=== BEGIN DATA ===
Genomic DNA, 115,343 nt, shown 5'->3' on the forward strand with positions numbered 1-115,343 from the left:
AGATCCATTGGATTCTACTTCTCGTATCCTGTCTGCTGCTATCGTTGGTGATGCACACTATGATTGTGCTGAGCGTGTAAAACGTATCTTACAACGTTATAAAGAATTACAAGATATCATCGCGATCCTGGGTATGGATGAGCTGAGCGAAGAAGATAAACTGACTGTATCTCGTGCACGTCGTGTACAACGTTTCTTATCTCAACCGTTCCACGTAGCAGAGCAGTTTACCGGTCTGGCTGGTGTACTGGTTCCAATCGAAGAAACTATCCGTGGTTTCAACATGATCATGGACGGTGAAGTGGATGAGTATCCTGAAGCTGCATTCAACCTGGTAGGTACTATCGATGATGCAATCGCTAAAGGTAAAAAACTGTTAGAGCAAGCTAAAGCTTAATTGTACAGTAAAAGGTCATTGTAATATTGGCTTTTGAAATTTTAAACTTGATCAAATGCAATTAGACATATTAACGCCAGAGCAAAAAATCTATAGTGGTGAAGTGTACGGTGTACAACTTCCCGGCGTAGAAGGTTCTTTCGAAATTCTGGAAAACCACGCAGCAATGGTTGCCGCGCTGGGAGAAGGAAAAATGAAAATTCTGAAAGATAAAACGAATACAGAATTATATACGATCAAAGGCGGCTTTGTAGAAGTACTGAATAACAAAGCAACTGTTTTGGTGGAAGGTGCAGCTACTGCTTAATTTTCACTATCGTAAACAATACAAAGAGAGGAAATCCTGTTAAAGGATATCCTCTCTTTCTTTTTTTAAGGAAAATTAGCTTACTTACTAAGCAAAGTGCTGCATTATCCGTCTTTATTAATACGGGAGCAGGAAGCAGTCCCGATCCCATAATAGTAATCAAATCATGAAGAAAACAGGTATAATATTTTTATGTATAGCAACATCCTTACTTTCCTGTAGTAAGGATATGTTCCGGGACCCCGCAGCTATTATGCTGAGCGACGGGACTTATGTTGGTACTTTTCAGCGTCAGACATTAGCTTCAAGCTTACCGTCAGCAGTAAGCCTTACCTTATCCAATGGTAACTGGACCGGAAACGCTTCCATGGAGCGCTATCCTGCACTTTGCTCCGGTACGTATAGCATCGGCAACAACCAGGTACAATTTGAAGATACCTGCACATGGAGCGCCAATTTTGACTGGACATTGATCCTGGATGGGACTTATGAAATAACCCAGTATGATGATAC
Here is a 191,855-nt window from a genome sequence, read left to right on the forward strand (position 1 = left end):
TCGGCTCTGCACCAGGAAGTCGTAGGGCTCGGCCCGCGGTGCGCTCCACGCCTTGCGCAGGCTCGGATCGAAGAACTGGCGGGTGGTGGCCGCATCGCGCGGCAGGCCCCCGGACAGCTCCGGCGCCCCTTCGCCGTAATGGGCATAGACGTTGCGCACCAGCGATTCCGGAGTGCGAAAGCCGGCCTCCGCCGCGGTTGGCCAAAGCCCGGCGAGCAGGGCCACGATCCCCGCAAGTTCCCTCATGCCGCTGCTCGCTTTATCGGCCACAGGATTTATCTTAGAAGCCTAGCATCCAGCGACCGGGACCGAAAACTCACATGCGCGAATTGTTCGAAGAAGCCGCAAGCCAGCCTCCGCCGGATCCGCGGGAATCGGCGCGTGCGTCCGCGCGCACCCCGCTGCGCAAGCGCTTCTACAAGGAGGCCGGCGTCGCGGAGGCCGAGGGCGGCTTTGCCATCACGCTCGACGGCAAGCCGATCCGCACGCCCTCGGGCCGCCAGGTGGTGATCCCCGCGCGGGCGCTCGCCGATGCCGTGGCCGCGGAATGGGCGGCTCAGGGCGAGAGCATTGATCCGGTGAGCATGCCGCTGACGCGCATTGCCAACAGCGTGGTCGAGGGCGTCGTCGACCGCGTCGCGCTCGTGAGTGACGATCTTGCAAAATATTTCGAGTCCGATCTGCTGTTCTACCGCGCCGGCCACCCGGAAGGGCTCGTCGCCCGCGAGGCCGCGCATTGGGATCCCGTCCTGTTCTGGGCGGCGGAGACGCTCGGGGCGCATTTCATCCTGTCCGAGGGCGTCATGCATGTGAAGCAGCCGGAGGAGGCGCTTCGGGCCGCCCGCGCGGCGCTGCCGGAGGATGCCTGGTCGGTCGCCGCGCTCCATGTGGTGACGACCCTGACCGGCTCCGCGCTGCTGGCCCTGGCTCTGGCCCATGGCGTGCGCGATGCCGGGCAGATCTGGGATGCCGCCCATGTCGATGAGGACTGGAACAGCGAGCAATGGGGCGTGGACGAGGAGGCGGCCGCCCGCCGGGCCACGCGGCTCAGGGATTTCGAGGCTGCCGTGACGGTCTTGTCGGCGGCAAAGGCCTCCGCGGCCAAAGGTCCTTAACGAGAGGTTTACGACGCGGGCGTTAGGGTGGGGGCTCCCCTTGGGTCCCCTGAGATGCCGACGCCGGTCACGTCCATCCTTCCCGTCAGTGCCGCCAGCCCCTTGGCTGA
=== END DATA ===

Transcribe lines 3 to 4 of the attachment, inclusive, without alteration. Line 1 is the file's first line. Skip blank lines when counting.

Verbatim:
Here is a 191,855-nt window from a genome sequence, read left to right on the forward strand (position 1 = left end):
TCGGCTCTGCACCAGGAAGTCGTAGGGCTCGGCCCGCGGTGCGCTCCACGCCTTGCGCAGGCTCGGATCGAAGAACTGGCGGGTGGTGGCCGCATCGCGCGGCAGGCCCCCGGACAGCTCCGGCGCCCCTTCGCCGTAATGGGCATAGACGTTGCGCACCAGCGATTCCGGAGTGCGAAAGCCGGCCTCCGCCGCGGTTGGCCAAAGCCCGGCGAGCAGGGCCACGATCCCCGCAAGTTCCCTCATGCCGCTGCTCGCTTTATCGGCCACAGGATTTATCTTAGAAGCCTAGCATCCAGCGACCGGGACCGAAAACTCACATGCGCGAATTGTTCGAAGAAGCCGCAAGCCAGCCTCCGCCGGATCCGCGGGAATCGGCGCGTGCGTCCGCGCGCACCCCGCTGCGCAAGCGCTTCTACAAGGAGGCCGGCGTCGCGGAGGCCGAGGGCGGCTTTGCCATCACGCTCGACGGCAAGCCGATCCGCACGCCCTCGGGCCGCCAGGTGGTGATCCCCGCGCGGGCGCTCGCCGATGCCGTGGCCGCGGAATGGGCGGCTCAGGGCGAGAGCATTGATCCGGTGAGCATGCCGCTGACGCGCATTGCCAACAGCGTGGTCGAGGGCGTCGTCGACCGCGTCGCGCTCGTGAGTGACGATCTTGCAAAATATTTCGAGTCCGATCTGCTGTTCTACCGCGCCGGCCACCCGGAAGGGCTCGTCGCCCGCGAGGCCGCGCATTGGGATCCCGTCCTGTTCTGGGCGGCGGAGACGCTCGGGGCGCATTTCATCCTGTCCGAGGGCGTCATGCATGTGAAGCAGCCGGAGGAGGCGCTTCGGGCCGCCCGCGCGGCGCTGCCGGAGGATGCCTGGTCGGTCGCCGCGCTCCATGTGGTGACGACCCTGACCGGCTCCGCGCTGCTGGCCCTGGCTCTGGCCCATGGCGTGCGCGATGCCGGGCAGATCTGGGATGCCGCCCATGTCGATGAGGACTGGAACAGCGAGCAATGGGGCGTGGACGAGGAGGCGGCCGCCCGCCGGGCCACGCGGCTCAGGGATTTCGAGGCTGCCGTGACGGTCTTGTCGGCGGCAAAGGCCTCCGCGGCCAAAGGTCCTTAACGAGAGGTTTACGACGCGGGCGTTAGGGTGGGGGCTCCCCTTGGGTCCCCTGAGATGCCGACGCCGGTCACGTCCATCCTTCCCGTCAGTGCCGCCAGCCCCTTGGCTGA